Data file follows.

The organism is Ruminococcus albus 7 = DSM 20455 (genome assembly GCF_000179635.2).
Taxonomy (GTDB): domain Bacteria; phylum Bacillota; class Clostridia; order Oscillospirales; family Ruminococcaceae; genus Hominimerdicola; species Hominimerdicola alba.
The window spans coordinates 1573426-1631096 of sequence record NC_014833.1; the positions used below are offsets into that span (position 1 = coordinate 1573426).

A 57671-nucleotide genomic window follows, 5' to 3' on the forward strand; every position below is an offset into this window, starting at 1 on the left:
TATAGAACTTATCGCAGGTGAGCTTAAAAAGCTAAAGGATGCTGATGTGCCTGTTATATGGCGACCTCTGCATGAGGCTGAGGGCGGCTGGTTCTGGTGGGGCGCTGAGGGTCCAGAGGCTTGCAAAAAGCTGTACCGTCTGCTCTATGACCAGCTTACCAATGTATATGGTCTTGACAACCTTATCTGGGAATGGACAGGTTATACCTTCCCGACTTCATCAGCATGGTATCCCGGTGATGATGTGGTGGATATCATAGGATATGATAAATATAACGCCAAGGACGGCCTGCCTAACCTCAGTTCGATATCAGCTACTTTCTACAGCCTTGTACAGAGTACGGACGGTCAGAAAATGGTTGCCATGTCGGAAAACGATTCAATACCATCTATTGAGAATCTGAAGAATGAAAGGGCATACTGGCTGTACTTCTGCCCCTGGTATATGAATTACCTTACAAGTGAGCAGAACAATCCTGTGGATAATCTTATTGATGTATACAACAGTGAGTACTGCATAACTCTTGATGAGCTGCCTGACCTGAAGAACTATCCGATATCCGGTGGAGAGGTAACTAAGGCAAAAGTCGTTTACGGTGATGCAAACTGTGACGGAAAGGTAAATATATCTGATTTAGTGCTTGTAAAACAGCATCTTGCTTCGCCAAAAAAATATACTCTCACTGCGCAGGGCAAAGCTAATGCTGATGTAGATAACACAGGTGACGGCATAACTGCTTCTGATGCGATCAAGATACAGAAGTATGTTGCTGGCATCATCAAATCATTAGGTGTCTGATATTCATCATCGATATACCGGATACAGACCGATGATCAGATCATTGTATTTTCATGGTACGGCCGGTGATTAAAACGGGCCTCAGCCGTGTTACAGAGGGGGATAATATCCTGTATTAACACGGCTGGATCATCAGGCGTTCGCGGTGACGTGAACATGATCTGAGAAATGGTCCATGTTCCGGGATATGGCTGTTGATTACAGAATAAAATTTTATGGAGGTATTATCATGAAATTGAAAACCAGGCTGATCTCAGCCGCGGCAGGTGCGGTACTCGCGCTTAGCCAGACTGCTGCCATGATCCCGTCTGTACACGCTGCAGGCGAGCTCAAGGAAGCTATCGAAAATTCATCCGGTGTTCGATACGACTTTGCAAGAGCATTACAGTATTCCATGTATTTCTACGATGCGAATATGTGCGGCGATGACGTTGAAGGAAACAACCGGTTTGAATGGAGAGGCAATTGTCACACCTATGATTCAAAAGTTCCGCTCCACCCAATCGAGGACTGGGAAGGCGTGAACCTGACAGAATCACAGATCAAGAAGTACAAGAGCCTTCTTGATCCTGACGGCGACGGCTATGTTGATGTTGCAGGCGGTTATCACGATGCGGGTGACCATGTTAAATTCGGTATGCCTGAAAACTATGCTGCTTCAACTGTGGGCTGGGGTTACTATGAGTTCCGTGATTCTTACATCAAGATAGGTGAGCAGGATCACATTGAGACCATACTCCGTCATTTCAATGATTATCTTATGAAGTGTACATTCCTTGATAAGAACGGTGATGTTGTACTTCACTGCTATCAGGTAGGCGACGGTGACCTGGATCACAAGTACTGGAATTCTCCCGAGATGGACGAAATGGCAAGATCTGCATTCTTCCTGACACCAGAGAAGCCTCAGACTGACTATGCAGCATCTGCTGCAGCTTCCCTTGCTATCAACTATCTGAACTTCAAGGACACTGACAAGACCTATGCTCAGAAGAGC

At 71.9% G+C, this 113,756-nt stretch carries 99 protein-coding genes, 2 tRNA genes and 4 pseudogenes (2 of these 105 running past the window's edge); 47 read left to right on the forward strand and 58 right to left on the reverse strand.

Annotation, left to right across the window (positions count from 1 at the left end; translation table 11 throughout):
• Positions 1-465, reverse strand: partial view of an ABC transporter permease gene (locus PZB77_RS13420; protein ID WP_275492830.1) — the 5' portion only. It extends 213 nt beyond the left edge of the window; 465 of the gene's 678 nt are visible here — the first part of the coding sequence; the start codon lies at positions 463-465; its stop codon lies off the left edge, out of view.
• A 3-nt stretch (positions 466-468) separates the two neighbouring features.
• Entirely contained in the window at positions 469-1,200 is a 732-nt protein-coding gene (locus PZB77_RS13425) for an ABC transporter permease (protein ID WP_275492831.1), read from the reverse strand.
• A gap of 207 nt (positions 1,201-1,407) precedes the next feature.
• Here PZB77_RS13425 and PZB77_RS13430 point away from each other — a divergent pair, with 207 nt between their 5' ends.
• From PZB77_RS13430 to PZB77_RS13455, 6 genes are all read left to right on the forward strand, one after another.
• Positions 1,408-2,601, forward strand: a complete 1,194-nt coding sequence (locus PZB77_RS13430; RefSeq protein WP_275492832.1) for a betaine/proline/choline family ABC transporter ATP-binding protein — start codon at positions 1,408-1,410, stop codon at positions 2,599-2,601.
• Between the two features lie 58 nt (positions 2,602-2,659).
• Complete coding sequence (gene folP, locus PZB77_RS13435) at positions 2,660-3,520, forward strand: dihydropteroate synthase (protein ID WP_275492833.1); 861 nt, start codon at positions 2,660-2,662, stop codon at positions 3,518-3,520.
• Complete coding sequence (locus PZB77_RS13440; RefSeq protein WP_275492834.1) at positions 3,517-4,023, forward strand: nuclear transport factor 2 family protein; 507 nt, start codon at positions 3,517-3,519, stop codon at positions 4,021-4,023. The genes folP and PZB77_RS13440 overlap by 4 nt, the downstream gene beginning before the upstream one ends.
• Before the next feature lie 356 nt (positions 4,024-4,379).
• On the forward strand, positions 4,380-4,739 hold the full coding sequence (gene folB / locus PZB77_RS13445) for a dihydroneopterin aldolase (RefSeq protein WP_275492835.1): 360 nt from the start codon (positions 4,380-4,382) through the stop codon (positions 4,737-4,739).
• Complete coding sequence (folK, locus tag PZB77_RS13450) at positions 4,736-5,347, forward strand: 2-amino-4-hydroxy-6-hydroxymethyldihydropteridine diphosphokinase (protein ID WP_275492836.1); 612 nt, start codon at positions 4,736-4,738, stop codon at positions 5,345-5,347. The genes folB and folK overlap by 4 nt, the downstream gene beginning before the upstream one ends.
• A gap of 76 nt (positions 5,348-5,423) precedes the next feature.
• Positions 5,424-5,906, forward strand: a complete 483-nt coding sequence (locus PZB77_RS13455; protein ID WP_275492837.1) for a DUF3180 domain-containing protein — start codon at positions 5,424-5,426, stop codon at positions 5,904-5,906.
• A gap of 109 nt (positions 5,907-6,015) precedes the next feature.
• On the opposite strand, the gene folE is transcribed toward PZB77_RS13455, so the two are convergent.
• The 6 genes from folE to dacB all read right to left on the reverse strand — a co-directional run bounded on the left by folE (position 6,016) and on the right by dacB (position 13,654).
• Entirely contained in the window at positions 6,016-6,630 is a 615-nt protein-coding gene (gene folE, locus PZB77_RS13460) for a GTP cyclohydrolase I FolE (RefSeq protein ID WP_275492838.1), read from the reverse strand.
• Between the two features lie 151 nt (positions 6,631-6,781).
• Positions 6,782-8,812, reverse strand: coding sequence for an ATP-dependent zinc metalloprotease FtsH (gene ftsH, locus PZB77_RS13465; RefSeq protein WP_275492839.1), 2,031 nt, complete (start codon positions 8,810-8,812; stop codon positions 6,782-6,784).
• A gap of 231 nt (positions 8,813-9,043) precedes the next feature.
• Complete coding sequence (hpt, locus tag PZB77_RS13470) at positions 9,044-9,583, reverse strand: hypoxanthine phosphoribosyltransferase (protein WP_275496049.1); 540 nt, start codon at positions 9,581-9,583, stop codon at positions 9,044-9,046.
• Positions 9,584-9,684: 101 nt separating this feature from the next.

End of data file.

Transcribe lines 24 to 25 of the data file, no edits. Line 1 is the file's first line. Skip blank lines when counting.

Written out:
• On the opposite strand, the gene folE is transcribed toward PZB77_RS13455, so the two are convergent.
• The 6 genes from folE to dacB all read right to left on the reverse strand — a co-directional run bounded on the left by folE (position 6,016) and on the right by dacB (position 13,654).